ATLANTA — No matter what Jeremy Pruitt has been doing for the past month, he has felt a little guilty.
Maybe he was studying College Football Playoff film as Alabama’s defensive coordinator. Then he wasn’t focused on his other job — rebuilding and repairing Tennessee as the Volunteers’ new coach.
Or maybe he was talking to candidates for his staff in Knoxville. Then he wasn’t helping ’Bama and Nick Saban, the man who brought him into the college football coaching world a decade ago.
"It’s not an easy deal," Pruitt said.
Whether it was a successful one depends on what happens against Georgia in tonight’s national championship at Mercedes-Benz Stadium.
If his Crimson Tide defense can slow down the Bulldogs’ top-20 scoring offense and star running backs Sony Michel and Nick Chubb, the 43-year-old will have another championship ring to show off in Knoxville. If it can’t, the title will go to Kirby Smart, the coach who let him go two years ago at Georgia.
So it goes in an all-SEC matchup loaded with weird coaching cross-pollination.
Alabama has been through similar situations. Lane Kiffin tried to juggle running the Tide’s offense while taking over Florida Atlantic last season. He didn’t make it; Saban replaced him a week before the title game at Raymond James Stadium.
But Smart balanced his two jobs well two years ago. He helped build the foundation that has Georgia on the cusp of its first national title in 37 years while coordinating the Tide’s defense through its 2015 championship run.
"It was probably the hardest month of my life," Smart said.
But it has been harder, and weirder, for Pruitt.
Unlike Smart, Pruitt had to navigate the inaugural early signing period. His Vols signed 14 recruits, and their class sits 16th nationally, just ahead of the rival Gators.
Pruitt has also tried to figure out how the Vols can heal from two high-profile debacles: The disastrous attempt to hire former Bucs coach Greg Schiano and the coup that led to former Tennessee coach Phillip Fulmer taking over as athletic director and, eventually, hiring Pruitt.
Because Pruitt has only spent a few days on campus and addressed the team once, he doesn’t know yet what fixes need to be implemented. Those are problems for next week — after he gets through one of the biggest games of his career.
The good news for Alabama is that Pruitt seems equipped to handle the situation. He coordinated the dominant defense that helped Florida State win the 2013 national title. He saw Smart juggle both roles at Georgia two years ago, and Tide defensive backs coach Derrick Ansley said Pruitt has handled the situation "like a pro."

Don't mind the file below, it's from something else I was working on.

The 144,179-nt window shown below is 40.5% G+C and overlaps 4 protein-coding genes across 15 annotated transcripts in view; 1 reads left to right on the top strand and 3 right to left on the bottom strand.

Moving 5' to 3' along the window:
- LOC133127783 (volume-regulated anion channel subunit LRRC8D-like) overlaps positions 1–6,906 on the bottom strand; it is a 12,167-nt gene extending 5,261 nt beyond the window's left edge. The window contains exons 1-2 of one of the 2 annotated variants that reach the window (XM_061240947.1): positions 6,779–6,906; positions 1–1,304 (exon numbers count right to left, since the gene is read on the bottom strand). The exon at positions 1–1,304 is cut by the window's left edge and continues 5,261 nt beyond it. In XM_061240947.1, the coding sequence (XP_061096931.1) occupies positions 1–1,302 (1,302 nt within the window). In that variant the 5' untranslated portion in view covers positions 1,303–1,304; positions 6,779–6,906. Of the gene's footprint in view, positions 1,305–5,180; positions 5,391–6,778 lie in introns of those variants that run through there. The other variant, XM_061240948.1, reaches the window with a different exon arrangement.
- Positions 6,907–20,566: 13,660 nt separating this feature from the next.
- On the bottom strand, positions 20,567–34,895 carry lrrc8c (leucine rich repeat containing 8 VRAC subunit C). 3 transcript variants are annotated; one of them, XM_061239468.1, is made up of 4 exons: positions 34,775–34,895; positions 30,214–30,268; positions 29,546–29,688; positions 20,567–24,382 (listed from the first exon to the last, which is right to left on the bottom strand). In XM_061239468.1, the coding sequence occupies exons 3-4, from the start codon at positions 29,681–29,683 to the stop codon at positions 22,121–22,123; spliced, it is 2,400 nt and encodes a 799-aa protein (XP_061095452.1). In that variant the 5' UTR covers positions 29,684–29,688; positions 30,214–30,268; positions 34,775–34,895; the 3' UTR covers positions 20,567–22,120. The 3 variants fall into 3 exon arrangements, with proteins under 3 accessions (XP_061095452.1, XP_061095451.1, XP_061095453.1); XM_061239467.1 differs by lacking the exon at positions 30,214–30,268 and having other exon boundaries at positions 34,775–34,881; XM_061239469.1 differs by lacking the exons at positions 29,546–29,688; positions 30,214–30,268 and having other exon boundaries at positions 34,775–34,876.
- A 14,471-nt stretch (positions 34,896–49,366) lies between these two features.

"I don’t think he’s tired at all," linebacker Rashaan Evans said. "I think the dude is a robot, man."
A robot who knows his opponent almost uncomfortably well. Pruitt led the Bulldogs defense from 2014-15, so he recruited many of their top players and either coached them or tried to stop them in practice.
"Trust me, there were some long days trying to tackle Nick and Sony back then," Pruitt said.
While the game’s outcome likely depends on whether Pruitt’s new defenders can tackle the Georgia duo tonight, the coaching ties might be as interesting as the impending slugfest.
Pruitt took Smart’s old job at Alabama because Smart chose not to retain him at Georgia. At least three Bulldogs assistants previously worked for Saban, including outside linebackers coach Kevin Sherrer. Sherrer is straddling two jobs, too; Pruitt has hired him to be his defensive coordinator at Tennessee, so the two co-workers are also combatants in the biggest game of the year.
That unusual relationship led to some weird evening phone calls after practice. They’d crack a few lines about whether Georgia can hang with ’Bama before getting down to business about filling out a staff at mutual rival Tennessee.
"We’re so strapped for time," Sherrer said. "When we get on the phone most of the time, it is business."
Tonight, it will be all business for Pruitt. There will be no talk of the Vols, or friendships, or the last crazy month.
Only four quarters of work, with a national championship at stake.
Contact Matt Baker at [email protected] Follow @MBakerTBTimes.